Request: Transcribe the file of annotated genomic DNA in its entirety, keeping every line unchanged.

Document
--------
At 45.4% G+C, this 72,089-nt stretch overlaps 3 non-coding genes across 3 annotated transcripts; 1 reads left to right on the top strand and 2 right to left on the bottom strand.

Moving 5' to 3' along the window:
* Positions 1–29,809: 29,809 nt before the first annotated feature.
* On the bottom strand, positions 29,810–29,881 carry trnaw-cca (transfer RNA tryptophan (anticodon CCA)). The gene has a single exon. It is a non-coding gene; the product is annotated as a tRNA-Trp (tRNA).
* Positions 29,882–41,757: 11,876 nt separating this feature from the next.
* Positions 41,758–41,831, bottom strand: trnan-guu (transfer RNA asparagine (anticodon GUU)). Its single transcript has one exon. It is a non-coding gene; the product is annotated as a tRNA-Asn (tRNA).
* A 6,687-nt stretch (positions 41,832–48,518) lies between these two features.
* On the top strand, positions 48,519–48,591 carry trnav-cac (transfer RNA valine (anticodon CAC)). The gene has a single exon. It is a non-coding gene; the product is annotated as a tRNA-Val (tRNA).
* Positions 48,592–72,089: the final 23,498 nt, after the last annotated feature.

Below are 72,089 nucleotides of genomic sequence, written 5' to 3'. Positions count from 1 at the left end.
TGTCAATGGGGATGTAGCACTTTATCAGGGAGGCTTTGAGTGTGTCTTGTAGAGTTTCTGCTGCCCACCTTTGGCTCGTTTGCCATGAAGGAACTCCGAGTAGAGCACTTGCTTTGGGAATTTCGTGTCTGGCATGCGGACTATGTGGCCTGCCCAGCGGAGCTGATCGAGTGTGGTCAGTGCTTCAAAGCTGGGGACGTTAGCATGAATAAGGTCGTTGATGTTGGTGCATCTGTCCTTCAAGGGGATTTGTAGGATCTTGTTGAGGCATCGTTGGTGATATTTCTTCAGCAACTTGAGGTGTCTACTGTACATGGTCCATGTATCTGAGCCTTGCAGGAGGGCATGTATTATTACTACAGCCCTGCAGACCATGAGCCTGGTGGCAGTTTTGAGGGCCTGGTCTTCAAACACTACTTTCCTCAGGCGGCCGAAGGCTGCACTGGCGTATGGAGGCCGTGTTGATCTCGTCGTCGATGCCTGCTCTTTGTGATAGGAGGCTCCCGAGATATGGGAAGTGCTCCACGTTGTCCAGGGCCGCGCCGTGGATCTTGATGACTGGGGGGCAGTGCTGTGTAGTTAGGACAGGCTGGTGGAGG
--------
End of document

At 45.4% G+C, this 72,089-nt stretch overlaps 3 non-coding genes across 3 annotated transcripts; 1 reads left to right on the top strand and 2 right to left on the bottom strand.

Moving 5' to 3' along the window:
* Positions 1–29,809: 29,809 nt before the first annotated feature.
* On the bottom strand, positions 29,810–29,881 carry trnaw-cca (transfer RNA tryptophan (anticodon CCA)). The gene has a single exon. It is a non-coding gene; the product is annotated as a tRNA-Trp (tRNA).
* Positions 29,882–41,757: 11,876 nt separating this feature from the next.
* Positions 41,758–41,831, bottom strand: trnan-guu (transfer RNA asparagine (anticodon GUU)). Its single transcript has one exon. It is a non-coding gene; the product is annotated as a tRNA-Asn (tRNA).
* A 6,687-nt stretch (positions 41,832–48,518) lies between these two features.
* On the top strand, positions 48,519–48,591 carry trnav-cac (transfer RNA valine (anticodon CAC)). The gene has a single exon. It is a non-coding gene; the product is annotated as a tRNA-Val (tRNA).
* Positions 48,592–72,089: the final 23,498 nt, after the last annotated feature.

Below are 72,089 nucleotides of genomic sequence, written 5' to 3'. Positions count from 1 at the left end.
TGTCAATGGGGATGTAGCACTTTATCAGGGAGGCTTTGAGTGTGTCTTGTAGAGTTTCTGCTGCCCACCTTTGGCTCGTTTGCCATGAAGGAACTCCGAGTAGAGCACTTGCTTTGGGAATTTCGTGTCTGGCATGCGGACTATGTGGCCTGCCCAGCGGAGCTGATCGAGTGTGGTCAGTGCTTCAAAGCTGGGGACGTTAGCATGAATAAGGTCGTTGATGTTGGTGCATCTGTCCTTCAAGGGGATTTGTAGGATCTTGTTGAGGCATCGTTGGTGATATTTCTTCAGCAACTTGAGGTGTCTACTGTACATGGTCCATGTATCTGAGCCTTGCAGGAGGGCATGTATTATTACTACAGCCCTGCAGACCATGAGCCTGGTGGCAGTTTTGAGGGCCTGGTCTTCAAACACTACTTTCCTCAGGCGGCCGAAGGCTGCACTGGCGTATGGAGGCCGTGTTGATCTCGTCGTCGATGCCTGCTCTTTGTGATAGGAGGCTCCCGAGATATGGGAAGTGCTCCACGTTGTCCAGGGCCGCGCCGTGGATCTTGATGACTGGGGGGCAGTGCTGTGTAGTTAGGACAGGCTGGTGGAGG